The Bahamas

Spangled between the depths of the North Atlantic and Florida's eastern coast, the Bahamas – not technically part of the Caribbean – comprises more than 700 stunning subtropical islands and 2400 cays, most uninhabited, and all fringed by spectacular coral and fathomless ocean trenches. From the grit and bustle of funky Nassau to the vast mangroves of Andros, there's an astonishing array of beaches, reefs, forests and historic towns to be discovered, all within the compass of an hour's flight.

Culture & History

The history and heritage of The Bahamas have resulted in a diverse culture rich with customs that continually remind visitors of the love for celebration and community in The Bahamas. Many of the people who live in The Bahamas are of West African descent and others are descendants of English Puritans. This provides a melting pot of native customs of West African, English, and other cultures who settled in The Bahamas over the last several centuries.

The local Bahamians are always eager to show off their islands, tell stories, and point out the hidden treasures. They encourage you to explore and they want you to see the culture of The Bahamas, they’ll even take you around, whether it’s to give you a lift across a bridge or help you discover the best places to enjoy Bahamian culture.

One of the most popular cultural festivals is Junkanoo when thousands of people in ornate and colorful costumes and headdresses dance in the streets to rhythmic Bahamian music. This cultural event has spurred numerous smaller festivals throughout the islands over the year, but the biggest celebration takes place each Boxing Day and New Year’s Day.


The Bahamas has a great tradition of delicious local dishes, featuring ingredients like guava, rock lobster, and conch. Bahamian cuisine is influenced by the dishes and cooking style of the American South, which is evident in the side dishes and seasoning used. Grits are common, as is a considerable amount of spice. Some elements of Bahamian cuisine are similar to cuisine throughout the Caribbean, such as fresh seafood, peas n’ rice, and some that are unique to the islands of The Bahamas.

With such a fascinating cuisine, food festivals in the Bahamas are must-attend events. Each major food festival during the year is an opportunity to sit back and enjoy local entertainment as well as the most amazing dishes that the Bahamas has to offer. Two of the most popular food festivals are the All Andros Crab Fest held in June and the Eleuthera Pineapple Festival held at the end of May.

Urban Experience

One of your first experiences upon arrival is the sound of live music greeting you at the airport or cruise port. And, all across the islands, you will have many opportunities to enjoy a rich musical tradition at bars, clubs, and restaurants. Major international artists frequently perform at resorts.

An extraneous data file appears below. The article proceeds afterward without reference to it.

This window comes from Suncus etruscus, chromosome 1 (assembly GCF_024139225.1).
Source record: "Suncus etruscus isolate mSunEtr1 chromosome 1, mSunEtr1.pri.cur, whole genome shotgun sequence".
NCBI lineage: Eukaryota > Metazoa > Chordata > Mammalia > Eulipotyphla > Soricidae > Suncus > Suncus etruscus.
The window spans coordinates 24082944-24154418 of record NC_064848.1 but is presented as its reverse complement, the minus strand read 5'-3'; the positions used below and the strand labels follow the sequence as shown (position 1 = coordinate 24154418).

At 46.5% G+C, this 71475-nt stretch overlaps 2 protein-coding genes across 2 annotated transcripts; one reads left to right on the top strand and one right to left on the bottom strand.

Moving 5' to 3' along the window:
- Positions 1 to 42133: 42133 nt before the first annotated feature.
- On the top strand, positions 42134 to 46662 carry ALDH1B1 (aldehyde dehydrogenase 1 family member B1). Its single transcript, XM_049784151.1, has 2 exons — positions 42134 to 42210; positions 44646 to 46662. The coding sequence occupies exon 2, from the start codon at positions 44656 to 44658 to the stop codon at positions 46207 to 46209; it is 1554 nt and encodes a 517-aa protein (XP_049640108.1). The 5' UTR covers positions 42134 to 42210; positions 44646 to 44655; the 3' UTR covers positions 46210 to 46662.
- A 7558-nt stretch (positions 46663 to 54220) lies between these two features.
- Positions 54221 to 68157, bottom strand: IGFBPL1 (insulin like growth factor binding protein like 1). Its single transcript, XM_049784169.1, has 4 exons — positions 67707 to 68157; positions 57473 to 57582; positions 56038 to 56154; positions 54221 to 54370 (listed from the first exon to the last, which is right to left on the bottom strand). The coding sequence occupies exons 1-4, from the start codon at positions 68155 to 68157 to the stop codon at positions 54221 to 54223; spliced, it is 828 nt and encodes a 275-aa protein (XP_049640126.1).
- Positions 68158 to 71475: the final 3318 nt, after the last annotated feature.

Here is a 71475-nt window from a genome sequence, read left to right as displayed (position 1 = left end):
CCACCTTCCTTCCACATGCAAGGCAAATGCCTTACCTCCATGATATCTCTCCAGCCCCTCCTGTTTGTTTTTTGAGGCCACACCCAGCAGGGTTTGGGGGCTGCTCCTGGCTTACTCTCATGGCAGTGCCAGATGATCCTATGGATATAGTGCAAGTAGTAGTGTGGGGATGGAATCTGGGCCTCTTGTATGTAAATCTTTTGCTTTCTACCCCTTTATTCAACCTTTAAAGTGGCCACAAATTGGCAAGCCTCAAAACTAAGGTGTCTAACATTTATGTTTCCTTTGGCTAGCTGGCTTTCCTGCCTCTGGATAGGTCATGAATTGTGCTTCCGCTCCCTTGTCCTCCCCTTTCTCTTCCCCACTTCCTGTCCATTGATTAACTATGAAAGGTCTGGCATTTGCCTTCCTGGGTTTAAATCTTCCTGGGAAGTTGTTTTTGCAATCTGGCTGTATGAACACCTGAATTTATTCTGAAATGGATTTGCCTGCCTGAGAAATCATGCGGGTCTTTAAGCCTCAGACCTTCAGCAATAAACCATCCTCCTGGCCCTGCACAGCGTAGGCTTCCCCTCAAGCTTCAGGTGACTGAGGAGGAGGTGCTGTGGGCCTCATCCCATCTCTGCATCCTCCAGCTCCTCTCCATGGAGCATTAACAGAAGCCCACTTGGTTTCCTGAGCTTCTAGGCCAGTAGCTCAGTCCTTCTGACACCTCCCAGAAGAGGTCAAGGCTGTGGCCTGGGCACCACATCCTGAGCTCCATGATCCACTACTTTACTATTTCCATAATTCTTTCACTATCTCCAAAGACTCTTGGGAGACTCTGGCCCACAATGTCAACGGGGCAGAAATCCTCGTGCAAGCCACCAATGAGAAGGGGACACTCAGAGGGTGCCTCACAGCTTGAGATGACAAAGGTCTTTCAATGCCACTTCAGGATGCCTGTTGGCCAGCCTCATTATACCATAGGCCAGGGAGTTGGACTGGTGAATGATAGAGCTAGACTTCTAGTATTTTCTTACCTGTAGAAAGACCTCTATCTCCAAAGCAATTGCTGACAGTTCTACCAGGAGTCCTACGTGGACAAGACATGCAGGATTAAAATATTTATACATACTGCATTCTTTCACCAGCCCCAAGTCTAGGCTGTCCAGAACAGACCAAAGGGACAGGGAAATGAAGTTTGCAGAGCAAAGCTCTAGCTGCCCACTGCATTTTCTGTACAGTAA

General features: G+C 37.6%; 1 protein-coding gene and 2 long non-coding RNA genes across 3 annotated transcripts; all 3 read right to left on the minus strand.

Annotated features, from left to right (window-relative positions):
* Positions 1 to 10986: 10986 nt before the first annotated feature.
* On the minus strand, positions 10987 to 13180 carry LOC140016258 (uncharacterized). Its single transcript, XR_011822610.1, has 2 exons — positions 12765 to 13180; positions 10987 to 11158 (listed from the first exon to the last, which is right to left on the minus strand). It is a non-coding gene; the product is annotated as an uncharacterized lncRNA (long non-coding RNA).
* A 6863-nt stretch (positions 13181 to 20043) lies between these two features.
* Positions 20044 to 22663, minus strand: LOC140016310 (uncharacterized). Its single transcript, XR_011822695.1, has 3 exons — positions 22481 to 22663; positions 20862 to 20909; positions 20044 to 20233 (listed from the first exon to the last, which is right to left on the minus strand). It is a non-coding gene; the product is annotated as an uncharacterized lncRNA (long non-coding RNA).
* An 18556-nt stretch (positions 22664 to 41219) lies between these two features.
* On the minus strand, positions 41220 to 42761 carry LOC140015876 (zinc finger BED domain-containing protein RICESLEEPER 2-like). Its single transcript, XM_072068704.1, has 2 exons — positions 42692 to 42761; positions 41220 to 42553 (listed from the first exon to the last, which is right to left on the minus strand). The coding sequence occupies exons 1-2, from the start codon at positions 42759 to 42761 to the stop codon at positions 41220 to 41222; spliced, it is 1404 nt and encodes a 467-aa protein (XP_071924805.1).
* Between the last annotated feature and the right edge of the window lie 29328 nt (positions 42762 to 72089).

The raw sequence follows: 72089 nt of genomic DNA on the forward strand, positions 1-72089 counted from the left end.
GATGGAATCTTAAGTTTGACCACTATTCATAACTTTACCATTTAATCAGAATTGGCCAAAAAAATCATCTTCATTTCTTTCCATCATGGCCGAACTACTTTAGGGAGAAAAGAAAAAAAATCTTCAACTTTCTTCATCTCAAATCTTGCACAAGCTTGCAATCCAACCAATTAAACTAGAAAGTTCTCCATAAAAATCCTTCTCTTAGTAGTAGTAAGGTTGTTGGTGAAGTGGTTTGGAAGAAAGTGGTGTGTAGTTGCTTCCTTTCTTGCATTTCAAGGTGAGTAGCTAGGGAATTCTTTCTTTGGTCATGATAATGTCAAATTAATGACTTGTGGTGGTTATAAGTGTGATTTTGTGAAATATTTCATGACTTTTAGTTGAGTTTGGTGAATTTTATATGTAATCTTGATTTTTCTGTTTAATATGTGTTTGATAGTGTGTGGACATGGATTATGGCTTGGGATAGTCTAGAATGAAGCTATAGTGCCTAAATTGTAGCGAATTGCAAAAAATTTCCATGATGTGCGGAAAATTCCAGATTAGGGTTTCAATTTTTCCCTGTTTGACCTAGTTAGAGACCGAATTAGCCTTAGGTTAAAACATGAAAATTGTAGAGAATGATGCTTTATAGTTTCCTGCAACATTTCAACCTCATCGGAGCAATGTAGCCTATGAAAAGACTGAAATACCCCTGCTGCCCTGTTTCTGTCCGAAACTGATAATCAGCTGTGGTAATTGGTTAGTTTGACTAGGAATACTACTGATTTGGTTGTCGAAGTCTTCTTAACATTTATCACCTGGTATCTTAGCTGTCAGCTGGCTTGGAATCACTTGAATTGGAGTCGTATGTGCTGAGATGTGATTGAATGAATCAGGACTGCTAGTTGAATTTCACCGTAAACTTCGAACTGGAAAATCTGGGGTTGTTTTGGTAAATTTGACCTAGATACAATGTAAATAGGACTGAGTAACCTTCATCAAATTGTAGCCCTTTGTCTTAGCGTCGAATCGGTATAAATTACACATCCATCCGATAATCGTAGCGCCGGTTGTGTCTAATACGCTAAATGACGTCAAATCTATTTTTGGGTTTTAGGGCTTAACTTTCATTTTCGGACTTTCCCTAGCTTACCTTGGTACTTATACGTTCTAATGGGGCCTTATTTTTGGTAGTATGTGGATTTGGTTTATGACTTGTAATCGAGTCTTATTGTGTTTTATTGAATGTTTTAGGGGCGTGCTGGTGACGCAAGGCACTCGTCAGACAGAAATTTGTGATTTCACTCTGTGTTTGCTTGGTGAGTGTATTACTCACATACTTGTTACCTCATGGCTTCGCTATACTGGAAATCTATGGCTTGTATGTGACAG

Also, when the moon comes out, entertainment awakens in these islands. The Bahamas have a rich nightlife full of activities to do: you can enjoy traditional music in quaint bars, the latest sounds in city-style nightclubs, or try your hand in a casino.

The Bahamas also have lots of art to contemplate. Galleries in the major islands display paintings by international artists, collections of fine Bahamian oils, and vivid watercolors depicting island scenes. You can also purchase local art on the smaller islands – from the artists directly, at small souvenir stores, and even from hotels that often decorate their walls with those fine creations.

Outdoors & Adventure

The Bahamas is an archipelago consisting of about 700 islands. Of that 700, 30 of those islands are inhabited, which makes the Bahamas the perfect place to go island-hopping. Nassau is the capital of the Bahamas and is the popular destination for those traveling to the island. From Nassau, you can easily travel to the small islands, each of which has its unique features.

An example of the extraordinary natural beauty of the Bahamas is its famous pink sand beaches. According to researchers, the light pink sand gets its hue from thousands of broken coral pieces, shells, and calcium carbonate materials left behind by foraminifera (tiny marine creatures with red and pink shells) that live in the coral reefs that surround the beach. Also, with its crystal-clear water and a variety of marine life, reefs, and shipwrecks, the Bahamas is one of the world’s premier destinations for scuba diving and snorkeling.

Also, there’s a very unusual thing and a must-see when you go to The Bahamas are the famous swimming pigs: a growing international sensation. The world’s richest and famous have flocked to Bahamian shores just to experience one of the most curious and fascinating animal activities up close. And you can swim with them too!